More than anything they seem to be enthusiastic about the great sound they’re finally hearing on a favorite album of theirs, courtesy of Better Records. After having played the records ourselves, we don’t think it’s the least bit crazy to believe them.

The assumptions we really do take issue with are these:

  • Carefully remastered records pressed on heavy vinyl and marketed to audiophiles typically sound better than vintage mass-produced records sold to the public at large.
  • Original pressings always sound better than later pressings.
  • Records that look the same should sound the same.
  • Buying audiophile pressings guarantees better sound.
  • Buying audiophile equipment guarantees better sound.

I could go on for days about assumptions or theories that are easily disproved. All you need to do is play a representative sample of the records in question and listen to them critically using a blinded approach. (We call them shootouts.)

If you want to find out whether something about records is true or not, then find out.

Don’t guess and don’t assume. Get the evidence.

There are many commentaries on this blog that will help anyone to improve the way he thinks about records. I implore the reader to make use of them.


New to the Blog? Start Here

Improving Your Critical Listening Skills

Why You Won’t Hear What You Don’t Want to Hear

More Entries in Our Critical Thinking Series

It’s because of a well documented cognitive error known as Confirmation Bias.

Wikipedia sums it up this way:

Confirmation bias is the tendency to search for, interpret, favor, and recall information in a way that confirms or supports one’s prior beliefs or values. People display this bias when they select information that supports their views, ignoring contrary information, or when they interpret ambiguous evidence as supporting their existing attitudes. The effect is strongest for desired outcomes, for emotionally charged issues, and for deeply entrenched beliefs. Confirmation bias cannot be eliminated entirely, but it can be managed, for example, by education and training in critical thinking skills.

But hold on just a minute: What about us? Aren’t we as susceptible to this particular critical thinking error as anyone else?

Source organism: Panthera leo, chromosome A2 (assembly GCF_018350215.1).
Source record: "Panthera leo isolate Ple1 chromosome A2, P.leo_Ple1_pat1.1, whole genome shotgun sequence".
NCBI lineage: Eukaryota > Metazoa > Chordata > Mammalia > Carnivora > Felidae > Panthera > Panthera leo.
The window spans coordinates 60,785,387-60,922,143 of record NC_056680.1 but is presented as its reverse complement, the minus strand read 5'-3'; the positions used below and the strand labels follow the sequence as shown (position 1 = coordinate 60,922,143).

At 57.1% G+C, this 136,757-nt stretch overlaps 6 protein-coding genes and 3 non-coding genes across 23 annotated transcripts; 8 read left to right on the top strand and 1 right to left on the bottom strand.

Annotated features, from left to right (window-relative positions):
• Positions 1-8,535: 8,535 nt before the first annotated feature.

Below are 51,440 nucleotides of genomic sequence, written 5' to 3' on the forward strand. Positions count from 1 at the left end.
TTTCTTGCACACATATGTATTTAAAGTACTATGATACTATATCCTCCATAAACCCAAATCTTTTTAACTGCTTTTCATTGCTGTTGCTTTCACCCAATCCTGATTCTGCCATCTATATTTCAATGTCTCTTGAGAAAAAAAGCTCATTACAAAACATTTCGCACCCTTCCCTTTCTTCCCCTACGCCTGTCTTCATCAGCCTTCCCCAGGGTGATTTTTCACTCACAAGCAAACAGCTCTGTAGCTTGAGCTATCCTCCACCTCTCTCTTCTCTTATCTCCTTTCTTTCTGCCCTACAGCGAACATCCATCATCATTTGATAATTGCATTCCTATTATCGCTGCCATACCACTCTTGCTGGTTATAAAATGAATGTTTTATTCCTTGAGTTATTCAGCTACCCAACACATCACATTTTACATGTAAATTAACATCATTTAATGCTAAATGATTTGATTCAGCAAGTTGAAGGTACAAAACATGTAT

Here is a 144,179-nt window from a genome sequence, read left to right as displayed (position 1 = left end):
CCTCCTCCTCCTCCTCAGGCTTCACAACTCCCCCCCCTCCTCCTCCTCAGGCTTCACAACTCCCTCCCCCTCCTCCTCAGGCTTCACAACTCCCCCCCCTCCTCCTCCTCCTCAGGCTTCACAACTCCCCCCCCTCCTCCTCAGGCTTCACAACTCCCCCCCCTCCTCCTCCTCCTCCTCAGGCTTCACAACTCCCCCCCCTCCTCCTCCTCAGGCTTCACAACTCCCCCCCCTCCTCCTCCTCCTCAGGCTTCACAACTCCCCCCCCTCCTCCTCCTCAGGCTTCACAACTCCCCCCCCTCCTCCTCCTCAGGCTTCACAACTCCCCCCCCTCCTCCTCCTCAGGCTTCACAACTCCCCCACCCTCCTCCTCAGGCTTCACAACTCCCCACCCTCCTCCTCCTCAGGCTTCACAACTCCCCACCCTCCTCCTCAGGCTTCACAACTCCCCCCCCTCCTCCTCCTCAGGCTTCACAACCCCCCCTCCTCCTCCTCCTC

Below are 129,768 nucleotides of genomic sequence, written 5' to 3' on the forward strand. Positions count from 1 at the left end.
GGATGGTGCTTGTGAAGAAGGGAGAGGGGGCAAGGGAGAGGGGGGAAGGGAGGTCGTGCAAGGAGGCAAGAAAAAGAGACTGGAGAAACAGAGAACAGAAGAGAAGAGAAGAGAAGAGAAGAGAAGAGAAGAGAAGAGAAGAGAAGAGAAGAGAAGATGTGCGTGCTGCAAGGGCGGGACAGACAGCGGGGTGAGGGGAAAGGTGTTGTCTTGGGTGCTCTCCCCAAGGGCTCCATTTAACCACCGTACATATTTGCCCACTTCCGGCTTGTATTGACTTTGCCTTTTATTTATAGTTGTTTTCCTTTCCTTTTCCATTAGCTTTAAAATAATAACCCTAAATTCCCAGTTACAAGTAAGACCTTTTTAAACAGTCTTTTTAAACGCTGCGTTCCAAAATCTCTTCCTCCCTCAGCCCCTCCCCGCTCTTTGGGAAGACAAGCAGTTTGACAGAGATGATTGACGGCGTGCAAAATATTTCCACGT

Of course we are. But that’s where our famous Hot Stamper Shootouts come in. They are the only way we manage to (almost) always stay on the straight and narrow.

By regularly revisiting the same records over and over again under blind testing conditions, playing the best recently acquired copies against our reference pressings, and doing so sometimes more than once a year, we make sure our results are as correct as they can possibly be.

We’ve discussed this issue in depth on our site. The commentary below gets at most of it:

After doing our first shootout for this album a few years back, I can honestly say I had never heard this music sound remotely as good as it did on the best Hot Stamper pressings we played. More importantly, from an audiophile point of view, I can honestly say that I never imagined it could sound as good as I was hearing it. The sound was just OUT OF THIS WORLD.

It’s why we link the Revolutionary Changes in Audio commentary to so many of our Hot Stamper listings. The changes we discuss are precisely what make it possible for any audiophile (this means you) to hear better sound than they ever imagined on all their favorite albums.

All you have to do is do all the stuff we do.

Let’s Face Facts

Hot Stampers simply do not exist for most audiophiles.

Most audiophiles don’t have the system (power, equipment, room, tweaks) to bring them to life.

Or the listening skills to recognize a Hot Stamper pressing were they to encounter one.